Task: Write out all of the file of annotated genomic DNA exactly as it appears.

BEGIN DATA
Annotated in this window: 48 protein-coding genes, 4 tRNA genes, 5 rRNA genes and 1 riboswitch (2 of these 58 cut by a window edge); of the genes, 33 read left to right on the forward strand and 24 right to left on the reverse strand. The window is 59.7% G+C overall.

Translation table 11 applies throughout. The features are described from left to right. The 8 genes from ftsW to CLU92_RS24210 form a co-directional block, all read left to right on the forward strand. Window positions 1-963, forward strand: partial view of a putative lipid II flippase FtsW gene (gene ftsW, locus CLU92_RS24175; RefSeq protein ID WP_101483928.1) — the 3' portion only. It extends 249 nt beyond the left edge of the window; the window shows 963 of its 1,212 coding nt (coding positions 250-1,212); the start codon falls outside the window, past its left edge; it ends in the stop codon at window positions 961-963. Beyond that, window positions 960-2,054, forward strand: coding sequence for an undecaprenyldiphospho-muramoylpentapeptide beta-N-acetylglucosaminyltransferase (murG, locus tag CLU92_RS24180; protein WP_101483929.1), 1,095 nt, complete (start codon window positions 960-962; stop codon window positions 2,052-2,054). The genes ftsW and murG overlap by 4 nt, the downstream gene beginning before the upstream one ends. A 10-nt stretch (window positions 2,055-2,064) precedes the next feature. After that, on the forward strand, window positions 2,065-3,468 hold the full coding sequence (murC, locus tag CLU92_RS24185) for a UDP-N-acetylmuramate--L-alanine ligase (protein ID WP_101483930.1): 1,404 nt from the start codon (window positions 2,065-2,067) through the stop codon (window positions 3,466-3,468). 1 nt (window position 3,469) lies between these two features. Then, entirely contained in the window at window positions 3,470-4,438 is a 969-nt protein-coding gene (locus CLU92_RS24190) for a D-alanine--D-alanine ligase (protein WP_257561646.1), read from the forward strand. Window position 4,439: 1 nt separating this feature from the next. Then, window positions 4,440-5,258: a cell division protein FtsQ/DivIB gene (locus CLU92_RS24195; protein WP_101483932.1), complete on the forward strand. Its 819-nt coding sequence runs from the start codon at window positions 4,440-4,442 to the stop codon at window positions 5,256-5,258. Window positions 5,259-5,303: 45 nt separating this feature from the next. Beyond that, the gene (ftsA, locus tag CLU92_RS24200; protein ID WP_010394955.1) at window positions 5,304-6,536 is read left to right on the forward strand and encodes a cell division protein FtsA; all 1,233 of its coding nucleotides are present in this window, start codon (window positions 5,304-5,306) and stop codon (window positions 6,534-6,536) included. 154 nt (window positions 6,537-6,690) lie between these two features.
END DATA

Annotated in this window: 48 protein-coding genes, 4 tRNA genes, 5 rRNA genes and 1 riboswitch (2 of these 58 cut by a window edge); of the genes, 33 read left to right on the forward strand and 24 right to left on the reverse strand. The window is 59.7% G+C overall.

Translation table 11 applies throughout. The features are described from left to right. The 8 genes from ftsW to CLU92_RS24210 form a co-directional block, all read left to right on the forward strand. Window positions 1-963, forward strand: partial view of a putative lipid II flippase FtsW gene (gene ftsW, locus CLU92_RS24175; RefSeq protein ID WP_101483928.1) — the 3' portion only. It extends 249 nt beyond the left edge of the window; the window shows 963 of its 1,212 coding nt (coding positions 250-1,212); the start codon falls outside the window, past its left edge; it ends in the stop codon at window positions 961-963. Beyond that, window positions 960-2,054, forward strand: coding sequence for an undecaprenyldiphospho-muramoylpentapeptide beta-N-acetylglucosaminyltransferase (murG, locus tag CLU92_RS24180; protein WP_101483929.1), 1,095 nt, complete (start codon window positions 960-962; stop codon window positions 2,052-2,054). The genes ftsW and murG overlap by 4 nt, the downstream gene beginning before the upstream one ends. A 10-nt stretch (window positions 2,055-2,064) precedes the next feature. After that, on the forward strand, window positions 2,065-3,468 hold the full coding sequence (murC, locus tag CLU92_RS24185) for a UDP-N-acetylmuramate--L-alanine ligase (protein ID WP_101483930.1): 1,404 nt from the start codon (window positions 2,065-2,067) through the stop codon (window positions 3,466-3,468). 1 nt (window position 3,469) lies between these two features. Then, entirely contained in the window at window positions 3,470-4,438 is a 969-nt protein-coding gene (locus CLU92_RS24190) for a D-alanine--D-alanine ligase (protein WP_257561646.1), read from the forward strand. Window position 4,439: 1 nt separating this feature from the next. Then, window positions 4,440-5,258: a cell division protein FtsQ/DivIB gene (locus CLU92_RS24195; protein WP_101483932.1), complete on the forward strand. Its 819-nt coding sequence runs from the start codon at window positions 4,440-4,442 to the stop codon at window positions 5,256-5,258. Window positions 5,259-5,303: 45 nt separating this feature from the next. Beyond that, the gene (ftsA, locus tag CLU92_RS24200; protein ID WP_010394955.1) at window positions 5,304-6,536 is read left to right on the forward strand and encodes a cell division protein FtsA; all 1,233 of its coding nucleotides are present in this window, start codon (window positions 5,304-5,306) and stop codon (window positions 6,534-6,536) included. 154 nt (window positions 6,537-6,690) lie between these two features.